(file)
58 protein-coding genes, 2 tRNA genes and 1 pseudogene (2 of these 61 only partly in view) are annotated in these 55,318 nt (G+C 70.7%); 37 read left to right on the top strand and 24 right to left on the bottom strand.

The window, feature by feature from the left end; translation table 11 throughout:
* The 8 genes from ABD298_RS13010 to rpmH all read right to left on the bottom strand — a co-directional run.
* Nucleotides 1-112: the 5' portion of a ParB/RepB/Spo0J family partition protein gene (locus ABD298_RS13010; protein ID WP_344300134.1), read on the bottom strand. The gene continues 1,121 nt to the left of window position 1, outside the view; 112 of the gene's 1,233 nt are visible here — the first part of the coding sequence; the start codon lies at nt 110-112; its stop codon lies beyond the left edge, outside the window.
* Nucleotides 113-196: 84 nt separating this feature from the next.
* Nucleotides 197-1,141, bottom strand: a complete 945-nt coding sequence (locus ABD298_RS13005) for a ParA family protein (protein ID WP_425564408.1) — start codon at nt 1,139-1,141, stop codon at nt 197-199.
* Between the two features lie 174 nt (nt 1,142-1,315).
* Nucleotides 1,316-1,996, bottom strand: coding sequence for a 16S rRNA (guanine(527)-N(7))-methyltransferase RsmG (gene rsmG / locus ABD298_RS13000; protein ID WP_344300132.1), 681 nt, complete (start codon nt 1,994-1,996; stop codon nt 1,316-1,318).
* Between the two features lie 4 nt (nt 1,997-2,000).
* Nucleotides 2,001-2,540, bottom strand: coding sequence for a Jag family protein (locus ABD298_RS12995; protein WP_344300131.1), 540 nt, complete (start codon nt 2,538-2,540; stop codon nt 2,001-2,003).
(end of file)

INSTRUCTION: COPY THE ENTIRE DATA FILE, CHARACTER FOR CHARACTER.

58 protein-coding genes, 2 tRNA genes and 1 pseudogene (2 of these 61 only partly in view) are annotated in these 55,318 nt (G+C 70.7%); 37 read left to right on the top strand and 24 right to left on the bottom strand.

The window, feature by feature from the left end; translation table 11 throughout:
* The 8 genes from ABD298_RS13010 to rpmH all read right to left on the bottom strand — a co-directional run.
* Nucleotides 1-112: the 5' portion of a ParB/RepB/Spo0J family partition protein gene (locus ABD298_RS13010; protein ID WP_344300134.1), read on the bottom strand. The gene continues 1,121 nt to the left of window position 1, outside the view; 112 of the gene's 1,233 nt are visible here — the first part of the coding sequence; the start codon lies at nt 110-112; its stop codon lies beyond the left edge, outside the window.
* Nucleotides 113-196: 84 nt separating this feature from the next.
* Nucleotides 197-1,141, bottom strand: a complete 945-nt coding sequence (locus ABD298_RS13005) for a ParA family protein (protein ID WP_425564408.1) — start codon at nt 1,139-1,141, stop codon at nt 197-199.
* Between the two features lie 174 nt (nt 1,142-1,315).
* Nucleotides 1,316-1,996, bottom strand: coding sequence for a 16S rRNA (guanine(527)-N(7))-methyltransferase RsmG (gene rsmG / locus ABD298_RS13000; protein ID WP_344300132.1), 681 nt, complete (start codon nt 1,994-1,996; stop codon nt 1,316-1,318).
* Between the two features lie 4 nt (nt 1,997-2,000).
* Nucleotides 2,001-2,540, bottom strand: coding sequence for a Jag family protein (locus ABD298_RS12995; protein WP_344300131.1), 540 nt, complete (start codon nt 2,538-2,540; stop codon nt 2,001-2,003).